`The Knole house has been the aristocratic seat of the Sackvilles since 1604. This is the story of the house and its inhabitants' --Daily Telegraph
`Inheritance is less a love affair with a house than a rather unstarry tale of family squabbles and minor statesmanship, a history with little laughter and slim snatches of gaiety . . . [Sackville-West] succeeds in breathing humanity into Knole's forbidding Kentish stone. . . An appealing human history'
--Kate Colquhoun, Sunday Times
`A graceful and thoroughly researched history that freely acknowledges, without attempt at rivalry, its debt to a glorious predecessor: Vita Sackville-West's intense, romantic hymn to the home that she unappeasably adored.' --Miranda Seymour, Guardian
`Witty, English and crisp, with a poetic lilt that not only makes one want to read about Knole (whatever one's views on aristocracy) but move in. . . That Knole fascinated and irritated its inhabitants as much as any lover is vividly described, while those same inhabitants "left their smells and spores behind in the dust."'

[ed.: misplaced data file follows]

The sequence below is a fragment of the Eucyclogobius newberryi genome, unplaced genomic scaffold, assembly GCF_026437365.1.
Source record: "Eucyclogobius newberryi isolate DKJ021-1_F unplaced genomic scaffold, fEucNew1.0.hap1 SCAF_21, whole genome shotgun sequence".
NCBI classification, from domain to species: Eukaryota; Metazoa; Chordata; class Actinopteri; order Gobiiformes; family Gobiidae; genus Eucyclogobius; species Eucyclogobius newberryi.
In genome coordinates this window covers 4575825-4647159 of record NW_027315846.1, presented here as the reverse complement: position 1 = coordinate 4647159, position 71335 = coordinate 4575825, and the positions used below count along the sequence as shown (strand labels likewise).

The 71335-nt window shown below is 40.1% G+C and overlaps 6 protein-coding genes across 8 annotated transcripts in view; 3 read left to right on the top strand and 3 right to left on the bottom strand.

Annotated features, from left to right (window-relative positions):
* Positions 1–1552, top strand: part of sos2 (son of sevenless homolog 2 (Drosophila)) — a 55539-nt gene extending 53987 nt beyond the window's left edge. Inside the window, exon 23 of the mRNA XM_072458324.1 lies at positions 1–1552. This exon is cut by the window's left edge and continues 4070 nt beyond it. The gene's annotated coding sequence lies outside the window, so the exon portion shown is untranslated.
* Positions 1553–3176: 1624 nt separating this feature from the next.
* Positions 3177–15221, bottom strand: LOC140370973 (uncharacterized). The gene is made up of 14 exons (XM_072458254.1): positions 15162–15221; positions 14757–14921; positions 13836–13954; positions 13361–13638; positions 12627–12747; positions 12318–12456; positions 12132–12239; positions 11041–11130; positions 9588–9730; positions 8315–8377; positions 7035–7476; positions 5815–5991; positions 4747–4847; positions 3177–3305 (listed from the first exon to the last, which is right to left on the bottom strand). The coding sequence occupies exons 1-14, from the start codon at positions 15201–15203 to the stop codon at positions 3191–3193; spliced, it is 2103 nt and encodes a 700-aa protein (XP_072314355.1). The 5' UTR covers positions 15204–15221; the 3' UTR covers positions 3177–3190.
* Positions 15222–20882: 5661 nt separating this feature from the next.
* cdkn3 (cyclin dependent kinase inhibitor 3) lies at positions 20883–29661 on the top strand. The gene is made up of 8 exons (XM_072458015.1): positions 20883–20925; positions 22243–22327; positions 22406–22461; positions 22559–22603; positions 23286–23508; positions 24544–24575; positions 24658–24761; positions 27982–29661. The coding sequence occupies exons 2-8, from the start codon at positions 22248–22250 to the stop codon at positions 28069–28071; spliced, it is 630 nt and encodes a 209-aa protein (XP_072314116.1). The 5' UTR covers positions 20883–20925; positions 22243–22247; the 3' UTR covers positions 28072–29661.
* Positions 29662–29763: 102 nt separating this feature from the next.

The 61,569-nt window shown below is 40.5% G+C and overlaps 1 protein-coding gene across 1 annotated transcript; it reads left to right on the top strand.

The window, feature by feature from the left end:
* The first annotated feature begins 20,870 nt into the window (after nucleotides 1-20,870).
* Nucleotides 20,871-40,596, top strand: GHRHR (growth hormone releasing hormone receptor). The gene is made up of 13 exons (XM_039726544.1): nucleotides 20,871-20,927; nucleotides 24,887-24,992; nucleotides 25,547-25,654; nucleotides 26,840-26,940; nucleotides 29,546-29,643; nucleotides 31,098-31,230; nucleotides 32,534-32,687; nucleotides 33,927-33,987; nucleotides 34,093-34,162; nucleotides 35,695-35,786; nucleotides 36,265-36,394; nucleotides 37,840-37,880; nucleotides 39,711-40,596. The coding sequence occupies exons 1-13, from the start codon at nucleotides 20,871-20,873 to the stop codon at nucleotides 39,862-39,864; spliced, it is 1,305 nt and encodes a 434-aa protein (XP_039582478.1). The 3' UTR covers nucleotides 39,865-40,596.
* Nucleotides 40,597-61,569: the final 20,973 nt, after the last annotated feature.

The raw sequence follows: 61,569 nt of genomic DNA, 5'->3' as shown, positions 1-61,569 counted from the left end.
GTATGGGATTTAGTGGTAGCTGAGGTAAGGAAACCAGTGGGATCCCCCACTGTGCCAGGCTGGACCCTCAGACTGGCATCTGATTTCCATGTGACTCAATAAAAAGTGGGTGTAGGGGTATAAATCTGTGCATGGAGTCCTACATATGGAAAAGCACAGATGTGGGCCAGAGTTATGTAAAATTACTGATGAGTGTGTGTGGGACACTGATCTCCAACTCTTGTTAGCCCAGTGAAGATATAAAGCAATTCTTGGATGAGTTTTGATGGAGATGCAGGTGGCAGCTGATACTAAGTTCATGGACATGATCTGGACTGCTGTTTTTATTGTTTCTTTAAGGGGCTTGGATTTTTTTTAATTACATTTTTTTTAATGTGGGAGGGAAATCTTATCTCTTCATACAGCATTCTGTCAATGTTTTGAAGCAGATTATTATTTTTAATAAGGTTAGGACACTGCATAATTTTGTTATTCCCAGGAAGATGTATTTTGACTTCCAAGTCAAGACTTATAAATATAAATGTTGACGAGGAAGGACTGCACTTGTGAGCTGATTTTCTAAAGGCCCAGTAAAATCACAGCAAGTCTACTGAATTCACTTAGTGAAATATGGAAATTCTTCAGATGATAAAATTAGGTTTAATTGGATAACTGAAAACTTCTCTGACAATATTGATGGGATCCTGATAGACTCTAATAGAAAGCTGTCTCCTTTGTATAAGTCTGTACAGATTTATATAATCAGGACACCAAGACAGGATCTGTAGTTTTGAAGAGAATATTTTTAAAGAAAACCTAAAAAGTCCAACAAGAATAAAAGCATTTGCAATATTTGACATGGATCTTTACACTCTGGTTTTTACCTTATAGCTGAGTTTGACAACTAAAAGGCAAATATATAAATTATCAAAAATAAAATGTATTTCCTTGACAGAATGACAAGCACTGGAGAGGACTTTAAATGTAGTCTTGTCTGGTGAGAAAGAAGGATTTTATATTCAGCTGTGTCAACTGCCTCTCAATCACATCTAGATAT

`On the evidence of his charming, tolerant and humorous book, though, for a Sackville he seems surprisingly well adjusted' --Lucy Worsley, Eastern Daily Press
`The author deals with his ancestors with candour... a very lively book... Robert Sackville-West keeps a light entertaining touch but he is conscious of the darker downside to what others might consider the unmerited good luck, the unearned status and esteem of inheriting a stately home.'
--Peter Lewis, Daily Mail
`It is the definitive modern account of a great house and family ... refreshingly retold with much new detail, anecdote and scandal' --John Martin Robinson, Literary Review
`Sackville-West rattles through his family history at a judicious pace, artfully avoiding getting bogged down in any one period'
--Matthew Bell, Independent on Sunday
`Sure to enchant and delight readers. The author pens candid, intelligent, insightful mini-biographies of the various residents, giving readers a glimpse into England's aristocratic heritage while whetting anglophiles' appetites to see Knole for themselves.' --Publishers' Weekly
`Inheritance is not only a family history. It is a contribution to the history of the English aristocracy.'
--Raymond Carr, Spectator
`Knole is not merely a house. It is an embodiment of history. . . Mr Sackville-West writes with great panache. . . Not a word is wasted and every page is full of interest' --A. N. Wilson, Country Life
`The author takes us through his ancestors and their various land deals with a sturdy pen ... The stage is set for the prancing bisexuals of the Bloomsbury group . . . before bringing us into the present age with the acquisition of Knole by the National Trust in 1946'
--1946' Duncan Fallowell, Daily Express